In the Toro marriage we are able to see just how the patriarchal family dynamic is a disservice to Celia’s ability to make decisions for herself as well her happiness. By Rafael not allowing Celia to work, he keeps the same dynamic in the family where Celia has no choice but to head to his every desire. By leaving all decisions in his hands, he’s able to keep her powerless in their marriage. The patriarchal family is built this way by design and it caters to the male ego which is why we see this time and time again where Rafael always express himself in anger when his wife does not act in a way he was taught to expect from a wife. He cannot cope with the idea that he is being undermined in his own house and therefore lashes out at his wife. Worst of all, this mentally is being passed down to their son Mayor who will grow up thinking this type of partnership is both normal and one that works. The machismo family structure is one that is toxic for the Latin community because it does not encourage women to be independent of men.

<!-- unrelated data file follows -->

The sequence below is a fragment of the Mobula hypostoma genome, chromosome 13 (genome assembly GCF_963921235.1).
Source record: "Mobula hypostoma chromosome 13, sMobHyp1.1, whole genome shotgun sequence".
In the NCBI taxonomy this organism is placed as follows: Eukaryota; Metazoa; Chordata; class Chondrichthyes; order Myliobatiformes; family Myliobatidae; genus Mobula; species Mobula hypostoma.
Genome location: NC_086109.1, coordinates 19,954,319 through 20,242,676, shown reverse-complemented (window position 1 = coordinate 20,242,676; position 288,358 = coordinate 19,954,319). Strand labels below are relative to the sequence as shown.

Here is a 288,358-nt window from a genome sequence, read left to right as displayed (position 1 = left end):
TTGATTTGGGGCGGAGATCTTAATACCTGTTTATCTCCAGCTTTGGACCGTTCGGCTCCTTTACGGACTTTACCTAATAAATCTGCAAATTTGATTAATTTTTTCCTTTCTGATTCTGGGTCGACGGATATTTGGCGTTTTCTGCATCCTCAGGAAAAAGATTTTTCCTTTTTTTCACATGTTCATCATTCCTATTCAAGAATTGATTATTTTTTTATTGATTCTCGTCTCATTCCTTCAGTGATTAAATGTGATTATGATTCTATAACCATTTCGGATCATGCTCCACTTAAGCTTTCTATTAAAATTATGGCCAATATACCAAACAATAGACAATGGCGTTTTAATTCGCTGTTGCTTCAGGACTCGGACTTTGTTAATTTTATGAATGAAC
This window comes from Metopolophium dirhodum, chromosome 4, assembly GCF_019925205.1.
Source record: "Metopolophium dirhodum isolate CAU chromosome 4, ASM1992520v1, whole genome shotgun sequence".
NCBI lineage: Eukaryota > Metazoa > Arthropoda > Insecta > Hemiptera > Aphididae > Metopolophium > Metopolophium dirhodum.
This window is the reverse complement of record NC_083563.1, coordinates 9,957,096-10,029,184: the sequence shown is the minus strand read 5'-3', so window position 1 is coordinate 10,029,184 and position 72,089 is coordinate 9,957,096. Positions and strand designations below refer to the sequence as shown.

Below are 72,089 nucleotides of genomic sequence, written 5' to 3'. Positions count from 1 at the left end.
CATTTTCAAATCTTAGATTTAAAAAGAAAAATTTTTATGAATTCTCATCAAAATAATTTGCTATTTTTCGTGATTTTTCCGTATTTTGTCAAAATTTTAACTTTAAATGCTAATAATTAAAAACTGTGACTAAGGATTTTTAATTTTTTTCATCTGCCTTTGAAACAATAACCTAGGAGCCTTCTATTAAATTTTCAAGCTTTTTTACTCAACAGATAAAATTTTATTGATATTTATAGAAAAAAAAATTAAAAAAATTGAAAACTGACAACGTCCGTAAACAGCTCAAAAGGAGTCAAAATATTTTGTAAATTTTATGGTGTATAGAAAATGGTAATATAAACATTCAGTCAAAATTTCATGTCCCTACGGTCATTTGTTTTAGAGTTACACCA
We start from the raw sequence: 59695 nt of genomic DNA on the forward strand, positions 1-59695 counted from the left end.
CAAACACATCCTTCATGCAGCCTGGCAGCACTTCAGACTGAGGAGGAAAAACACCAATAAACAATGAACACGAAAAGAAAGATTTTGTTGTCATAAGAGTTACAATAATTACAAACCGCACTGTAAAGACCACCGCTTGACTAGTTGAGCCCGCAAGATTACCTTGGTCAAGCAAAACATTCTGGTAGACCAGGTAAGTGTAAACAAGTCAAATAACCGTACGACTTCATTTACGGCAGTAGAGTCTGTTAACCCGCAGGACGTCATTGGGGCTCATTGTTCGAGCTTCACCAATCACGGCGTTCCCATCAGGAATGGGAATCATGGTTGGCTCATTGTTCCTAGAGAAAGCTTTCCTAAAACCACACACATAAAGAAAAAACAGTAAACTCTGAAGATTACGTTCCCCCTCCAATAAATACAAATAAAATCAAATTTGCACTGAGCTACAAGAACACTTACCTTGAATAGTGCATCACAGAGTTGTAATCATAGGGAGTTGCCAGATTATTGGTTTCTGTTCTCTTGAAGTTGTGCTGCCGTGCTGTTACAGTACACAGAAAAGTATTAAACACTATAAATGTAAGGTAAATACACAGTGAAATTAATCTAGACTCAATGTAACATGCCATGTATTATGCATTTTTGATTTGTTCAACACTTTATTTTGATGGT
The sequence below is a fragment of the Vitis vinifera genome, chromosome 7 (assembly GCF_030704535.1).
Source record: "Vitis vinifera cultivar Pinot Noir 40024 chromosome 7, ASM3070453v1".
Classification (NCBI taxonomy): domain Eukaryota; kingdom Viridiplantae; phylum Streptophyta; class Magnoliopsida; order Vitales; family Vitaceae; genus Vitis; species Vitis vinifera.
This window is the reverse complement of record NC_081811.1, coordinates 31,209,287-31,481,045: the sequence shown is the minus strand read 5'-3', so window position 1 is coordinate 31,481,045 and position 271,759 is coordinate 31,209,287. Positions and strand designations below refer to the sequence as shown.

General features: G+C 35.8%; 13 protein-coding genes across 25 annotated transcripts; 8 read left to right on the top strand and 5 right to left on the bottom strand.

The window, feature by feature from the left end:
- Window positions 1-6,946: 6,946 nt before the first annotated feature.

Work Cited

Falicov, Celia Jaes. “Changing Constructions of Machismo for Latino Men in Therapy: ‘The Devil Never Sleeps.’” Family Process, vol. 49, no. 3, Sept. 2010, pp. 309–329. EBSCOhost, doi:10.1111/j.1545-5300.2010.01325.x.

Henríquez, Cristina. The Book of Unknown Americans. Vintage Books, a Division of Random House LLC, 2015.

Ojeda, Lizette, and Brandy Piña-Watson. “Caballerismo May Protect Against the Role of Machismo on Mexican Day Laborers’ Self-Esteem.” Psychology of Men & Masculinity, vol. 15, no. 3, July 2014, pp. 288–295. EBSCOhost, doi:10.1037/a0033450.